What's been removed has not been adequately compensated for by the rest of the production, which despite the new appellation "The Las Vegas Spectacular," still looks like the traditional Phantom at any given moment. The big exceptions are the chandelier, which now falls (and stops) at a terrifying speed and a new location in the story, and a new "entr'acte" in which fireworks, and the Paris Opera facade (designed by Paul Kelly, who adapted and added to the late Bjornson's designs) lead into the costumed revel (and unofficial theme statement) "Masquerade." This bits do ensure that you'll see something in Vegas you'll see nowhere else you can see Phantom, but add nothing to the story and, frankly, are somewhat less spectacular than hope and pre-publicity (the show opened at the Venetian about a year and a half ago) might lead you to believe.

    Ultimately, it all comes back to the people onstage, and the cast I saw was by and large an enormously satisfying one. (Many of the roles are double-cast, so you may not see exactly this combination.) Kristi Holden was a pert, well-sung, and thoughtful Christine, a woman struggling for liberation against the bonds of two men who want to trap her for different reasons; Jason Forbach, on as Raoul in place of the billed Ryan Silverman, tamped his youthful energy down with an adventurous sense of propriety that made his later scenes as an action hero somewhat more convincing than usual. John Leslie Wolfe and Lawson Skala were solid as the managers, and Elena Jeanne Batman struck me as an all-around excellent Carlotta who deserved the chance to explore the full arc of the character as originally written. (In Vegas, she all but vanishes halfway through the show.)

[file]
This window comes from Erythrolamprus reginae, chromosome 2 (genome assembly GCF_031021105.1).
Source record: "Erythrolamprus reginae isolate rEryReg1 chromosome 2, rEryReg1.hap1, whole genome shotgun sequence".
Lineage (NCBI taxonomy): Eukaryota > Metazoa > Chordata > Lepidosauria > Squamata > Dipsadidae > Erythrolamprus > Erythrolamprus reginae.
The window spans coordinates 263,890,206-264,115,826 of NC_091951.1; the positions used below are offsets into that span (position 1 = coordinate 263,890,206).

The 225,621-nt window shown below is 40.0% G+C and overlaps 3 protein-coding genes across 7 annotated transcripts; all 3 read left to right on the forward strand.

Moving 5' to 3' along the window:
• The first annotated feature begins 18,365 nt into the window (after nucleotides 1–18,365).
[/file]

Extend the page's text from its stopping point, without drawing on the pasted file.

Anthony Crivello, photo by Joan MarcusAs the Phantom, Anthony Crivello ranks among the best I've seen, and is certainly one of the scariest: He plays, more than anyone else, the frightened child trapped within the man's twisted body, and stalks about the stage as a tortured mass of impetuous anger leavened only by the hope that love isn't forever beyond his grasp. His falsetto renderings of his songs' more tender passages (especially in "The Music of the Night") are caressingly lovely, his booming threats startling with their intensity, and his final moments equally comical and pitiful, when so many actors lose them in the harried act of wrapping up the plot.

    Crivello, shorn of that responsibility by the revisions that reduce the story to a bullet-point-riddled PowerPoint presentation, succeeds because of his fearlessness to plumb the depths of what makes men men. More than ever before, you see his Phantom as the alpha male to Raoul's prim metrosexual, the natural force balancing out the miracle of modern engineering. It's a battle that he's not destined to win. And it turns out only slightly better for the Phantom presenting his gorgeous-looking but pared-down story to audiences traditionally more interested in the surface-over-substance issues the Phantom himself rails so violently against.

    (For tickets or more information about The Phantom of the Opera in Las Vegas, visit www.phantomlasvegas.com.)

    Tuesday, January 15, 2008 at 6:45 AM | Item Link

    The last five columns written by Matthew Murray:

    09/01/2008: By the Book

    06/27/2008: An Uncomfortable Visit to the Boundaries of Show Business

    05/29/2008: Revisiting Life on that Wicked—and Wonderful—Stage

    05/10/2008: Ticky Ticky Tock... Please Make it Stop!

    05/06/2008: Welcome Playbill Radio listeners!

    For a listing of all features written by Matthew, click here.